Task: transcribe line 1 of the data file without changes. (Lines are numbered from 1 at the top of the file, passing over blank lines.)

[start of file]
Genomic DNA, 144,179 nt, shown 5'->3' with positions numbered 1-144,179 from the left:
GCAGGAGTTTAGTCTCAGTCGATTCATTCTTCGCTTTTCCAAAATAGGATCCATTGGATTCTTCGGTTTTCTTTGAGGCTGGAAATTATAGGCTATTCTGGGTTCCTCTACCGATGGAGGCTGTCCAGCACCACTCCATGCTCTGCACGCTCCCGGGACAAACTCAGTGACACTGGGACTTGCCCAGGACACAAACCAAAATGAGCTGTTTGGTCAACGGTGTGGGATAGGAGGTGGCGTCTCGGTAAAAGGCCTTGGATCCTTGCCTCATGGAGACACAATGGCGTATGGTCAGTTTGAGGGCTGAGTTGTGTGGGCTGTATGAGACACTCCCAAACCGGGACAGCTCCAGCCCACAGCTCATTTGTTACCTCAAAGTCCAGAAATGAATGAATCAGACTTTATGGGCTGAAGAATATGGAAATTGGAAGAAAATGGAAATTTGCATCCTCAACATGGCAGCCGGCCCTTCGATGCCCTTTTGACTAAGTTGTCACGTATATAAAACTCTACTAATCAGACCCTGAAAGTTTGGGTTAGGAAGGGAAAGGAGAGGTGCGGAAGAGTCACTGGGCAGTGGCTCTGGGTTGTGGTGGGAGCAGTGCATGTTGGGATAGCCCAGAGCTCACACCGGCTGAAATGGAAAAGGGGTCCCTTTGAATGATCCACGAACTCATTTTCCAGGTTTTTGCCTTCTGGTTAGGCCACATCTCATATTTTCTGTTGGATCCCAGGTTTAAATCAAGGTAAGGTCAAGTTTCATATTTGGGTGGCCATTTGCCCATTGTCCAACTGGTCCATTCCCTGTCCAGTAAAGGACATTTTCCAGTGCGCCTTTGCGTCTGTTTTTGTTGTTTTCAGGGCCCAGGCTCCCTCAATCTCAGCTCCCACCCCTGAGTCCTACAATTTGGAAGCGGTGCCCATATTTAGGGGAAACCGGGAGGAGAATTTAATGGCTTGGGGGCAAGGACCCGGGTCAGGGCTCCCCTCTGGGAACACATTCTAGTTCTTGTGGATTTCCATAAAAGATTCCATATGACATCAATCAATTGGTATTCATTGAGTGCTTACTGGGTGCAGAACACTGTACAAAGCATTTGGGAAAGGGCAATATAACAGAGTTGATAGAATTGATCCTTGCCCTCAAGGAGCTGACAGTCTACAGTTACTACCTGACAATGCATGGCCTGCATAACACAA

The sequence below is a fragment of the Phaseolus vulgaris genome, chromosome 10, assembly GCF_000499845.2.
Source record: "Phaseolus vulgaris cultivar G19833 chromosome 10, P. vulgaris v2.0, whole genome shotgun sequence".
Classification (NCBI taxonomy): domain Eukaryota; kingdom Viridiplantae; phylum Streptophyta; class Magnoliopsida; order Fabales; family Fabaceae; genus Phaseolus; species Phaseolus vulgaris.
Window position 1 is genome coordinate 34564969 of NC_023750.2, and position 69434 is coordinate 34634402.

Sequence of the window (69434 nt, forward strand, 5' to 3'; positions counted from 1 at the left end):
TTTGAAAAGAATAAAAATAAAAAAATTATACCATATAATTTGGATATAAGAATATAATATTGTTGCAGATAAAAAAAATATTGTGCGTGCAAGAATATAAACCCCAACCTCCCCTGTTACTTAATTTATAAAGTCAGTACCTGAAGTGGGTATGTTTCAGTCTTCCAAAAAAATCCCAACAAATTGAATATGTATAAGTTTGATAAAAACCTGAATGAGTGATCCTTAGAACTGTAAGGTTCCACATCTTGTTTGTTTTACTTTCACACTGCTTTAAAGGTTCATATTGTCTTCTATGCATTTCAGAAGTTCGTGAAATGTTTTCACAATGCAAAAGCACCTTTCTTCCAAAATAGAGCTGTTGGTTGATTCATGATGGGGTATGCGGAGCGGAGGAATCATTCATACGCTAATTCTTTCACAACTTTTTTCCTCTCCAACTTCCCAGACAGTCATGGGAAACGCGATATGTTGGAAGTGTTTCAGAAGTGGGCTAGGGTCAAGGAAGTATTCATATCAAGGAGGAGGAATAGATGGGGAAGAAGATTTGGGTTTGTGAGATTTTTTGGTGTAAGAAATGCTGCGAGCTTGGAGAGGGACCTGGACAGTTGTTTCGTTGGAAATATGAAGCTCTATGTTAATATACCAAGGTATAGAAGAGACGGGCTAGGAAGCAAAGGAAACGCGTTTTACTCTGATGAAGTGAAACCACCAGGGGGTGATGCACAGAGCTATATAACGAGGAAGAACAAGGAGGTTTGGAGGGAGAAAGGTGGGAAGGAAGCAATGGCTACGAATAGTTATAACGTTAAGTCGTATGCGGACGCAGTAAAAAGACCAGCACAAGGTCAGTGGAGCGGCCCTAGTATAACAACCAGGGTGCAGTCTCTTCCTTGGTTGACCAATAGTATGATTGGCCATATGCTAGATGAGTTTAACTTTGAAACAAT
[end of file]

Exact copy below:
Genomic DNA, 144,179 nt, shown 5'->3' with positions numbered 1-144,179 from the left: